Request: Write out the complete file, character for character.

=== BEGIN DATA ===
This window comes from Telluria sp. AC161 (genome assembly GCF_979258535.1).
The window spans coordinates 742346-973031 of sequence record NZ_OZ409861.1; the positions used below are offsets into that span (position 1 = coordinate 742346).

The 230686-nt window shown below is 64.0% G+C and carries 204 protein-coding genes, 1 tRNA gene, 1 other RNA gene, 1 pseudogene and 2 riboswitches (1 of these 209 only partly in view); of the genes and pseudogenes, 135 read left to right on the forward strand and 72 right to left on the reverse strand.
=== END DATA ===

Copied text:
This window comes from Telluria sp. AC161 (genome assembly GCF_979258535.1).
The window spans coordinates 742346-973031 of sequence record NZ_OZ409861.1; the positions used below are offsets into that span (position 1 = coordinate 742346).

The 230686-nt window shown below is 64.0% G+C and carries 204 protein-coding genes, 1 tRNA gene, 1 other RNA gene, 1 pseudogene and 2 riboswitches (1 of these 209 only partly in view); of the genes and pseudogenes, 135 read left to right on the forward strand and 72 right to left on the reverse strand.